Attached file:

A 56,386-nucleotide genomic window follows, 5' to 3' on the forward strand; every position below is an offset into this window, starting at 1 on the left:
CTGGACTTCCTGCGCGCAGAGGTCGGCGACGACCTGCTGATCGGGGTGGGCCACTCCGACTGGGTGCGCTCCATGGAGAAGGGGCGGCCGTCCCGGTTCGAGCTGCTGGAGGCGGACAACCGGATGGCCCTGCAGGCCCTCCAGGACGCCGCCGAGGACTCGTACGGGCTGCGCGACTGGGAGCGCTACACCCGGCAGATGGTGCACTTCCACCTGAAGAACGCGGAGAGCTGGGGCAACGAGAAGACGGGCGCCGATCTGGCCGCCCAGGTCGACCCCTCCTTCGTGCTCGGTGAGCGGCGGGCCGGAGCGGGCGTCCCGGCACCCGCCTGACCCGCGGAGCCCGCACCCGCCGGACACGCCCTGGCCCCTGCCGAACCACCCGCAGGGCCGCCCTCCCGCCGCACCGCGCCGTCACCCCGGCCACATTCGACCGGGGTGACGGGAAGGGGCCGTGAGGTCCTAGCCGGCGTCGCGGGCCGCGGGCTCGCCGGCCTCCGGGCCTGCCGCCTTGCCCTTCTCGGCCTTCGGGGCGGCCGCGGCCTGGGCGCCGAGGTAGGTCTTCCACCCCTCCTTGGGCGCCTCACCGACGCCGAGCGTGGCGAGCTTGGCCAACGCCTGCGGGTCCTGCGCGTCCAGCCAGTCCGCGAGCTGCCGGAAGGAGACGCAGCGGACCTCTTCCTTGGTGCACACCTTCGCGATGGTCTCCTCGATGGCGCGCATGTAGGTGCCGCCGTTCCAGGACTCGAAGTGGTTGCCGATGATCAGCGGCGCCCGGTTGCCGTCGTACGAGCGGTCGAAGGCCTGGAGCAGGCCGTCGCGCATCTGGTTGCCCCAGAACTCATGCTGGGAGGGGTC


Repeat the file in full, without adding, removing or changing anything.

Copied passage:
A 56,386-nucleotide genomic window follows, 5' to 3' on the forward strand; every position below is an offset into this window, starting at 1 on the left:
CTGGACTTCCTGCGCGCAGAGGTCGGCGACGACCTGCTGATCGGGGTGGGCCACTCCGACTGGGTGCGCTCCATGGAGAAGGGGCGGCCGTCCCGGTTCGAGCTGCTGGAGGCGGACAACCGGATGGCCCTGCAGGCCCTCCAGGACGCCGCCGAGGACTCGTACGGGCTGCGCGACTGGGAGCGCTACACCCGGCAGATGGTGCACTTCCACCTGAAGAACGCGGAGAGCTGGGGCAACGAGAAGACGGGCGCCGATCTGGCCGCCCAGGTCGACCCCTCCTTCGTGCTCGGTGAGCGGCGGGCCGGAGCGGGCGTCCCGGCACCCGCCTGACCCGCGGAGCCCGCACCCGCCGGACACGCCCTGGCCCCTGCCGAACCACCCGCAGGGCCGCCCTCCCGCCGCACCGCGCCGTCACCCCGGCCACATTCGACCGGGGTGACGGGAAGGGGCCGTGAGGTCCTAGCCGGCGTCGCGGGCCGCGGGCTCGCCGGCCTCCGGGCCTGCCGCCTTGCCCTTCTCGGCCTTCGGGGCGGCCGCGGCCTGGGCGCCGAGGTAGGTCTTCCACCCCTCCTTGGGCGCCTCACCGACGCCGAGCGTGGCGAGCTTGGCCAACGCCTGCGGGTCCTGCGCGTCCAGCCAGTCCGCGAGCTGCCGGAAGGAGACGCAGCGGACCTCTTCCTTGGTGCACACCTTCGCGATGGTCTCCTCGATGGCGCGCATGTAGGTGCCGCCGTTCCAGGACTCGAAGTGGTTGCCGATGATCAGCGGCGCCCGGTTGCCGTCGTACGAGCGGTCGAAGGCCTGGAGCAGGCCGTCGCGCATCTGGTTGCCCCAGAACTCATGCTGGGAGGGGTC